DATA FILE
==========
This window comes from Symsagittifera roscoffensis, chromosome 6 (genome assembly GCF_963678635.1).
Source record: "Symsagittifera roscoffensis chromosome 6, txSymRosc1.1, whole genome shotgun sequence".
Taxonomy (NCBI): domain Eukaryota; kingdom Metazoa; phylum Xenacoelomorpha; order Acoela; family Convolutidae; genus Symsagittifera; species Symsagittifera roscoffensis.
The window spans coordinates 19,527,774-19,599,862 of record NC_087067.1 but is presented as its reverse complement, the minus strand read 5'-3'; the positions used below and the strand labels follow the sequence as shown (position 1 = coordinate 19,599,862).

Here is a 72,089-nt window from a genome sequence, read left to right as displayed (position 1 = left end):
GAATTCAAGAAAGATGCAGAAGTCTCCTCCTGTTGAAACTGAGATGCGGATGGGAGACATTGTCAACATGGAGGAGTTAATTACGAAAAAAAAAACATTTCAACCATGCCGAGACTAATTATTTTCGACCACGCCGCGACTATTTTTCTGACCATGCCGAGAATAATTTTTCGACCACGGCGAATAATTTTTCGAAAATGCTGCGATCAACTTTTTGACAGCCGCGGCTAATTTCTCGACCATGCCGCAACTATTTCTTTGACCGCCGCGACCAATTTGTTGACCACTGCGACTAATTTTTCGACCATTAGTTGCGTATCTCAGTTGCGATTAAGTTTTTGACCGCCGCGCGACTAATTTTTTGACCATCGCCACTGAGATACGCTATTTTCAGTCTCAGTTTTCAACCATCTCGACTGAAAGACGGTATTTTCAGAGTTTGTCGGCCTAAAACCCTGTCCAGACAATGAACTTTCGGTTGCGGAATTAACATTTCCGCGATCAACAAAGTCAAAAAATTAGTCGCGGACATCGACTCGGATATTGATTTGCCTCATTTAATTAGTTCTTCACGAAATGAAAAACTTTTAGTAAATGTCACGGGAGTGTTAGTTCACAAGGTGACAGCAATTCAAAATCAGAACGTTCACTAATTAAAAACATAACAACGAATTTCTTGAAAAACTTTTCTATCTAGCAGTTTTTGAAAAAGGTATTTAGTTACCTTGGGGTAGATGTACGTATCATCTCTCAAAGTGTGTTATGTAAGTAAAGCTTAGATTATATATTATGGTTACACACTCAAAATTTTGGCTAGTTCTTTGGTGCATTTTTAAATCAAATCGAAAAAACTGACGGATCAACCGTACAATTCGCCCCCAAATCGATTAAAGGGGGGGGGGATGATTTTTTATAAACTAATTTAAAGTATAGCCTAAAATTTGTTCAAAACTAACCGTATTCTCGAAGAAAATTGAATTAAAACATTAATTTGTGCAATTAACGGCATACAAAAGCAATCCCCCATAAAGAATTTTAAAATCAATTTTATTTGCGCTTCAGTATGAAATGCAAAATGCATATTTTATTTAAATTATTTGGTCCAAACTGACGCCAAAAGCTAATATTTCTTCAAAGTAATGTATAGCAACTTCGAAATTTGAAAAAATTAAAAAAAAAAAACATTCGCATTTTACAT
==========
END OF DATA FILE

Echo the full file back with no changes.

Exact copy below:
This window comes from Symsagittifera roscoffensis, chromosome 6 (genome assembly GCF_963678635.1).
Source record: "Symsagittifera roscoffensis chromosome 6, txSymRosc1.1, whole genome shotgun sequence".
Taxonomy (NCBI): domain Eukaryota; kingdom Metazoa; phylum Xenacoelomorpha; order Acoela; family Convolutidae; genus Symsagittifera; species Symsagittifera roscoffensis.
The window spans coordinates 19,527,774-19,599,862 of record NC_087067.1 but is presented as its reverse complement, the minus strand read 5'-3'; the positions used below and the strand labels follow the sequence as shown (position 1 = coordinate 19,599,862).

Here is a 72,089-nt window from a genome sequence, read left to right as displayed (position 1 = left end):
GAATTCAAGAAAGATGCAGAAGTCTCCTCCTGTTGAAACTGAGATGCGGATGGGAGACATTGTCAACATGGAGGAGTTAATTACGAAAAAAAAAACATTTCAACCATGCCGAGACTAATTATTTTCGACCACGCCGCGACTATTTTTCTGACCATGCCGAGAATAATTTTTCGACCACGGCGAATAATTTTTCGAAAATGCTGCGATCAACTTTTTGACAGCCGCGGCTAATTTCTCGACCATGCCGCAACTATTTCTTTGACCGCCGCGACCAATTTGTTGACCACTGCGACTAATTTTTCGACCATTAGTTGCGTATCTCAGTTGCGATTAAGTTTTTGACCGCCGCGCGACTAATTTTTTGACCATCGCCACTGAGATACGCTATTTTCAGTCTCAGTTTTCAACCATCTCGACTGAAAGACGGTATTTTCAGAGTTTGTCGGCCTAAAACCCTGTCCAGACAATGAACTTTCGGTTGCGGAATTAACATTTCCGCGATCAACAAAGTCAAAAAATTAGTCGCGGACATCGACTCGGATATTGATTTGCCTCATTTAATTAGTTCTTCACGAAATGAAAAACTTTTAGTAAATGTCACGGGAGTGTTAGTTCACAAGGTGACAGCAATTCAAAATCAGAACGTTCACTAATTAAAAACATAACAACGAATTTCTTGAAAAACTTTTCTATCTAGCAGTTTTTGAAAAAGGTATTTAGTTACCTTGGGGTAGATGTACGTATCATCTCTCAAAGTGTGTTATGTAAGTAAAGCTTAGATTATATATTATGGTTACACACTCAAAATTTTGGCTAGTTCTTTGGTGCATTTTTAAATCAAATCGAAAAAACTGACGGATCAACCGTACAATTCGCCCCCAAATCGATTAAAGGGGGGGGGGATGATTTTTTATAAACTAATTTAAAGTATAGCCTAAAATTTGTTCAAAACTAACCGTATTCTCGAAGAAAATTGAATTAAAACATTAATTTGTGCAATTAACGGCATACAAAAGCAATCCCCCATAAAGAATTTTAAAATCAATTTTATTTGCGCTTCAGTATGAAATGCAAAATGCATATTTTATTTAAATTATTTGGTCCAAACTGACGCCAAAAGCTAATATTTCTTCAAAGTAATGTATAGCAACTTCGAAATTTGAAAAAATTAAAAAAAAAAAACATTCGCATTTTACAT